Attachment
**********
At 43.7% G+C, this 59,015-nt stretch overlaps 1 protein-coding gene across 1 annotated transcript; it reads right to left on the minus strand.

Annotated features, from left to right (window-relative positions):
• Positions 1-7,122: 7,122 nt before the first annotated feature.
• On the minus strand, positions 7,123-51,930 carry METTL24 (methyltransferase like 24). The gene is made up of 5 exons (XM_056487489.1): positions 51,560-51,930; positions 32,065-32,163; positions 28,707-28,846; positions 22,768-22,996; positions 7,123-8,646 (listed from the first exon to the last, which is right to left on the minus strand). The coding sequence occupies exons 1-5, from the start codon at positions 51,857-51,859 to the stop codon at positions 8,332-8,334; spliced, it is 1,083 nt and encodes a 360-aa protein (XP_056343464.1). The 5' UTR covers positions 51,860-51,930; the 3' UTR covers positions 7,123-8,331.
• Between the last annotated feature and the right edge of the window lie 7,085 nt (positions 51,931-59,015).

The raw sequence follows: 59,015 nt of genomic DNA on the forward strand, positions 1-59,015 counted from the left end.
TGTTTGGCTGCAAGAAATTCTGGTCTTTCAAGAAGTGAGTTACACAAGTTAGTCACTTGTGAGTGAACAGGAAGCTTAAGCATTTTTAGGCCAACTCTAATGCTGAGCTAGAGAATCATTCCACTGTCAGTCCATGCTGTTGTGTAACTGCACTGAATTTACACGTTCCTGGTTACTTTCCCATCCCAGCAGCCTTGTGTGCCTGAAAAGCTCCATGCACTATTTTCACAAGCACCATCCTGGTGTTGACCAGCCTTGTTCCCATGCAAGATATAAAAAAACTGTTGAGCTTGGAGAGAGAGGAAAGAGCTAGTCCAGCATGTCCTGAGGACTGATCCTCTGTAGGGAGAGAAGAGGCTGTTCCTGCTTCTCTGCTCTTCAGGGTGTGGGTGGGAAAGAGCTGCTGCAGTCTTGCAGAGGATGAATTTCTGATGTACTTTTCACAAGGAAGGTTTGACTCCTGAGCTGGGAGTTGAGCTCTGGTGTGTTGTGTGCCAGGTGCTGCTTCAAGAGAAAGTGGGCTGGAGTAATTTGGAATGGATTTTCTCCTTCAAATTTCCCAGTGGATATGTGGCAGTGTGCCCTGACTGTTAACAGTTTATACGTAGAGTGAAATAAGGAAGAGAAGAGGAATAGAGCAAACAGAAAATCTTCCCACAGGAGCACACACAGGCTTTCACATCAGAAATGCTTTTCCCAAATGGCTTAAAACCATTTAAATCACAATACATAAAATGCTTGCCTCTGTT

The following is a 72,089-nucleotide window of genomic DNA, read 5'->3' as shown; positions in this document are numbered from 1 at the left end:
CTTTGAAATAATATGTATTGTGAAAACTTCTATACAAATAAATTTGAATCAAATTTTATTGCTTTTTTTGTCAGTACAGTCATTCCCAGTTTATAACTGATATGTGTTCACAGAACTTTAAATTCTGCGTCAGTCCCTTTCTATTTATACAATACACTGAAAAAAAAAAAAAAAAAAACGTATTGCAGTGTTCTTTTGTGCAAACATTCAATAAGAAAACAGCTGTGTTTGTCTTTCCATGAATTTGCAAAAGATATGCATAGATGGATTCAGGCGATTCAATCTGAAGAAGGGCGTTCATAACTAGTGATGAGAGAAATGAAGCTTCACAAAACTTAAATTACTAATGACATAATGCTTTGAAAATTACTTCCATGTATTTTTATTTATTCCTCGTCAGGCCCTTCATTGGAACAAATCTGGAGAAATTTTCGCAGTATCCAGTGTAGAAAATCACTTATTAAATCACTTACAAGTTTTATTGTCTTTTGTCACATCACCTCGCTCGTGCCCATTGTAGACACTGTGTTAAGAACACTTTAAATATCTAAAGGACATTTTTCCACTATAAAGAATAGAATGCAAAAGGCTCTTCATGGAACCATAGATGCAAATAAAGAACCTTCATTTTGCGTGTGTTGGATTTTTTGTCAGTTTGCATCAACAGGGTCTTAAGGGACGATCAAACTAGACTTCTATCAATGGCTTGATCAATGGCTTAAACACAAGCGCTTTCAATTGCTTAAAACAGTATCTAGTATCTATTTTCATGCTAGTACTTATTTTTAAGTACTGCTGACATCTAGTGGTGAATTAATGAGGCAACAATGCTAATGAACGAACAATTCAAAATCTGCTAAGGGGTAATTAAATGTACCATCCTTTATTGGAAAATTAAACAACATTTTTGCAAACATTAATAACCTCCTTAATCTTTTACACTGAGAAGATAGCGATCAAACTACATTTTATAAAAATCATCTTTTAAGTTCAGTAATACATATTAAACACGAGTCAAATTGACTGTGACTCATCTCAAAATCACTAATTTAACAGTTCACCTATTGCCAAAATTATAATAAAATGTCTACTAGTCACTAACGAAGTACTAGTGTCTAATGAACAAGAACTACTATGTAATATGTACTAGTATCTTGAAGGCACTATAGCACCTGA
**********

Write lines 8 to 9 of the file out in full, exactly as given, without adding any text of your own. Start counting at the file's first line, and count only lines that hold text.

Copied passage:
The following is a 72,089-nucleotide window of genomic DNA, read 5'->3' as shown; positions in this document are numbered from 1 at the left end:
CTTTGAAATAATATGTATTGTGAAAACTTCTATACAAATAAATTTGAATCAAATTTTATTGCTTTTTTTGTCAGTACAGTCATTCCCAGTTTATAACTGATATGTGTTCACAGAACTTTAAATTCTGCGTCAGTCCCTTTCTATTTATACAATACACTGAAAAAAAAAAAAAAAAAAACGTATTGCAGTGTTCTTTTGTGCAAACATTCAATAAGAAAACAGCTGTGTTTGTCTTTCCATGAATTTGCAAAAGATATGCATAGATGGATTCAGGCGATTCAATCTGAAGAAGGGCGTTCATAACTAGTGATGAGAGAAATGAAGCTTCACAAAACTTAAATTACTAATGACATAATGCTTTGAAAATTACTTCCATGTATTTTTATTTATTCCTCGTCAGGCCCTTCATTGGAACAAATCTGGAGAAATTTTCGCAGTATCCAGTGTAGAAAATCACTTATTAAATCACTTACAAGTTTTATTGTCTTTTGTCACATCACCTCGCTCGTGCCCATTGTAGACACTGTGTTAAGAACACTTTAAATATCTAAAGGACATTTTTCCACTATAAAGAATAGAATGCAAAAGGCTCTTCATGGAACCATAGATGCAAATAAAGAACCTTCATTTTGCGTGTGTTGGATTTTTTGTCAGTTTGCATCAACAGGGTCTTAAGGGACGATCAAACTAGACTTCTATCAATGGCTTGATCAATGGCTTAAACACAAGCGCTTTCAATTGCTTAAAACAGTATCTAGTATCTATTTTCATGCTAGTACTTATTTTTAAGTACTGCTGACATCTAGTGGTGAATTAATGAGGCAACAATGCTAATGAACGAACAATTCAAAATCTGCTAAGGGGTAATTAAATGTACCATCCTTTATTGGAAAATTAAACAACATTTTTGCAAACATTAATAACCTCCTTAATCTTTTACACTGAGAAGATAGCGATCAAACTACATTTTATAAAAATCATCTTTTAAGTTCAGTAATACATATTAAACACGAGTCAAATTGACTGTGACTCATCTCAAAATCACTAATTTAACAGTTCACCTATTGCCAAAATTATAATAAAATGTCTACTAGTCACTAACGAAGTACTAGTGTCTAATGAACAAGAACTACTATGTAATATGTACTAGTATCTTGAAGGCACTATAGCACCTGA